Construction Law/EOT


QUESTION: Dear Mr. Peter M. Elliott,

We are a mechanical subcontractor in Singapore and our work has been delayed due to the reason not attributable to us.  We have asked our Main contractor for EOT but Main contractor did not accept our claim since there is no EOT clause in our Subcontract Agreement. (our contract is very simple one not using international forms of contract)

Please teach me how we can reply to this Main contractor?

Best regards,

ANSWER: Dear Kaz,

It is very unusual for a modern contract not to include provision for an EoT, especially due to the Employer's Risks.  The reason is clear.  If there is no provision for an EoT, then time can become at large, which means basically, the contract has to be finished in a reasonable time.  

I presume that the delay is due to your employer and that you wish to avoid delay damages.  If there are no delay damages, then there is no real point in an EoT.  You might find the following web sites of use:-

Atkinson is always good value and worth reading.  The others are more lightweight.  There are other sites if you google 'time at large' or 'construction no extension of time clause'

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QUESTION: Dear Mr. Peter M. Elliott,

Thank you for your answer.
We know that we should have had a provision for an EOT.
But, we could't persuade our Main contractor to include the provision.

Yes, delay is due to our Main Contractor.
Now what we want is that:
1. To get EOT and avoid liquidated damage.
2. To get additional time related cost to be incurred during prolongation period.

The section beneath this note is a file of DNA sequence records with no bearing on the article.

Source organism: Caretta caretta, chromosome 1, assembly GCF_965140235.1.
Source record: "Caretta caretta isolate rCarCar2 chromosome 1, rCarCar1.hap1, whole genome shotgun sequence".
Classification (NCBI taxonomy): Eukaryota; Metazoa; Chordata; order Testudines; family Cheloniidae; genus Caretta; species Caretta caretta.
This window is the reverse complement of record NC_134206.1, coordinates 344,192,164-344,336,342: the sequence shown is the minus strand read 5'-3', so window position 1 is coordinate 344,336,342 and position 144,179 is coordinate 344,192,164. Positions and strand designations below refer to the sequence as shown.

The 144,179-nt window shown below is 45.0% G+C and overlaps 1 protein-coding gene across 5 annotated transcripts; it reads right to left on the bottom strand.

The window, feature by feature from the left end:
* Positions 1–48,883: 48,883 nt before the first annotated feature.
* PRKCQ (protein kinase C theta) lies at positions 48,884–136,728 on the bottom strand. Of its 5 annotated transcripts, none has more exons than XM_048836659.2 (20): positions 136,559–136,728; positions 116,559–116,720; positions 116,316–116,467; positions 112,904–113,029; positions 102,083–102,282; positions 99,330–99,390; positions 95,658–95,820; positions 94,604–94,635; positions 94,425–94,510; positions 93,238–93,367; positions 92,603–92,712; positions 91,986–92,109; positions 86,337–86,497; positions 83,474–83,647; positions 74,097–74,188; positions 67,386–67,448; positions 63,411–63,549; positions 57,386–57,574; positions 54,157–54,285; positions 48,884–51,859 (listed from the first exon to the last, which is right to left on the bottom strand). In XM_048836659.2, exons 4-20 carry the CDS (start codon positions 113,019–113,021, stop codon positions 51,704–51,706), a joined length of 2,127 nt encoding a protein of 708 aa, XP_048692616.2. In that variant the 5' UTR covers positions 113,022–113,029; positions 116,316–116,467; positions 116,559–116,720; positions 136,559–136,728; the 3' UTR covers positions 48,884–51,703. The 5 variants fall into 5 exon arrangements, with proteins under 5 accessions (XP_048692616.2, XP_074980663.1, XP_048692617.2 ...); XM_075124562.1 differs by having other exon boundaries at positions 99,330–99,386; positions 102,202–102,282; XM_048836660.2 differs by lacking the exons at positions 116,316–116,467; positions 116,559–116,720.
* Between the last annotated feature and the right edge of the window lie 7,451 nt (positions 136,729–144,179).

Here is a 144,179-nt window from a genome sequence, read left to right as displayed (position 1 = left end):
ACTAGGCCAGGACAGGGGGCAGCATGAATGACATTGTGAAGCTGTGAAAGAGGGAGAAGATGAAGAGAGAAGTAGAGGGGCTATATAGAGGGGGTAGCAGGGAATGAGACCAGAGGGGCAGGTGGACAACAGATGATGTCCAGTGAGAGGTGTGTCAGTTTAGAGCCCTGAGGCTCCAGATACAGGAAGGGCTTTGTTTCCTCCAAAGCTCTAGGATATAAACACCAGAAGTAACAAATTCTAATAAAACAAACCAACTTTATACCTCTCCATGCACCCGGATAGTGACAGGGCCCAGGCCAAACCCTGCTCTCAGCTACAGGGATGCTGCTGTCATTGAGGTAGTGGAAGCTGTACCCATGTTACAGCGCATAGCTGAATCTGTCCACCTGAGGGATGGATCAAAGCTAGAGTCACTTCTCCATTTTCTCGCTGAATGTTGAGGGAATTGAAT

Can we tell our main contractor that:

1) time will become at large as there is no EOT clause in our agreement. therefore, liquidated damage is not applicable.
2) any resultant delay could result in us requiring reimbursement for additional time related costs incurred.

Best regards,

Dear Kaz,

Yes, you could do that, but it might not be the most cost effective action.  I suggest that you get someone to discuss the problem with the Contractor in a non-confrontational manner, even if it is at your cost.  It would be cheaper in the long run.  

There is no benefit in a prolonged legal battle.  You might consider having a discussion with a member of the DRBF,  There are several excellent members in Australia who could give you practical advice and mediate the situation with the Main Contractor.  You do not want to arrive in a similar situation to that of Cleveland Bridge in the case of Multiplex v. Cleveland Bridge over Wembley Stadium.

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Peter M. Elliott


First response to queries regarding extensions of time, variations orders, site instructions and payment using FIDIC and other forms of Conditions of Contract, based on English Law, and derivatives only. Anyone who needs advice about EoT should download and study the SCL Delay & Disruption Protocol before submitting a question.


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